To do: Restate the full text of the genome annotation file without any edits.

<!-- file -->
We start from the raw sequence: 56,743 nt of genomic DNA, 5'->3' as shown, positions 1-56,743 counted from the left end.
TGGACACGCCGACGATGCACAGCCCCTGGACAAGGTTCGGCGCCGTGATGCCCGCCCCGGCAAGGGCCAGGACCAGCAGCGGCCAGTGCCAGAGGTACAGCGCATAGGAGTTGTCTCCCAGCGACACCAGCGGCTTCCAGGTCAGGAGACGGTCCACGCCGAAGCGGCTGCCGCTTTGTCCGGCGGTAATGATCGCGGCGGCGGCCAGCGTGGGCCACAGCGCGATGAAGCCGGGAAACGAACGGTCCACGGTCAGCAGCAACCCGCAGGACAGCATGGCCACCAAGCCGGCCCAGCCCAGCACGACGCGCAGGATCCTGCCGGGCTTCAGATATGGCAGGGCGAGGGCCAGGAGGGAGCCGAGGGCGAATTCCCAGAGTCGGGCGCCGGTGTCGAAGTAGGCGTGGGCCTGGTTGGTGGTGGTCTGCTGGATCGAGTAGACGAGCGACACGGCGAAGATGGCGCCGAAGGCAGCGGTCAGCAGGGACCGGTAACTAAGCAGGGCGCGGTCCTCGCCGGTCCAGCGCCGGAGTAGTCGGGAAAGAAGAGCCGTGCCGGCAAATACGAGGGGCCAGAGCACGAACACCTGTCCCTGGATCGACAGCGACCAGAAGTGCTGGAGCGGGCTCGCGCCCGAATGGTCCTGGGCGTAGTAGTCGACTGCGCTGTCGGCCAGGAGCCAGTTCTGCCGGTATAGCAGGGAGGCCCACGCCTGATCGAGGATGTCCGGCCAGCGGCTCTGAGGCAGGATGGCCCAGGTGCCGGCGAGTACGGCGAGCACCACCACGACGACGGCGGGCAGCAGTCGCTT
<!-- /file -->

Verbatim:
We start from the raw sequence: 56,743 nt of genomic DNA, 5'->3' as shown, positions 1-56,743 counted from the left end.
TGGACACGCCGACGATGCACAGCCCCTGGACAAGGTTCGGCGCCGTGATGCCCGCCCCGGCAAGGGCCAGGACCAGCAGCGGCCAGTGCCAGAGGTACAGCGCATAGGAGTTGTCTCCCAGCGACACCAGCGGCTTCCAGGTCAGGAGACGGTCCACGCCGAAGCGGCTGCCGCTTTGTCCGGCGGTAATGATCGCGGCGGCGGCCAGCGTGGGCCACAGCGCGATGAAGCCGGGAAACGAACGGTCCACGGTCAGCAGCAACCCGCAGGACAGCATGGCCACCAAGCCGGCCCAGCCCAGCACGACGCGCAGGATCCTGCCGGGCTTCAGATATGGCAGGGCGAGGGCCAGGAGGGAGCCGAGGGCGAATTCCCAGAGTCGGGCGCCGGTGTCGAAGTAGGCGTGGGCCTGGTTGGTGGTGGTCTGCTGGATCGAGTAGACGAGCGACACGGCGAAGATGGCGCCGAAGGCAGCGGTCAGCAGGGACCGGTAACTAAGCAGGGCGCGGTCCTCGCCGGTCCAGCGCCGGAGTAGTCGGGAAAGAAGAGCCGTGCCGGCAAATACGAGGGGCCAGAGCACGAACACCTGTCCCTGGATCGACAGCGACCAGAAGTGCTGGAGCGGGCTCGCGCCCGAATGGTCCTGGGCGTAGTAGTCGACTGCGCTGTCGGCCAGGAGCCAGTTCTGCCGGTATAGCAGGGAGGCCCACGCCTGATCGAGGATGTCCGGCCAGCGGCTCTGAGGCAGGATGGCCCAGGTGCCGGCGAGTACGGCGAGCACCACCACGACGACGGCGGGCAGCAGTCGCTT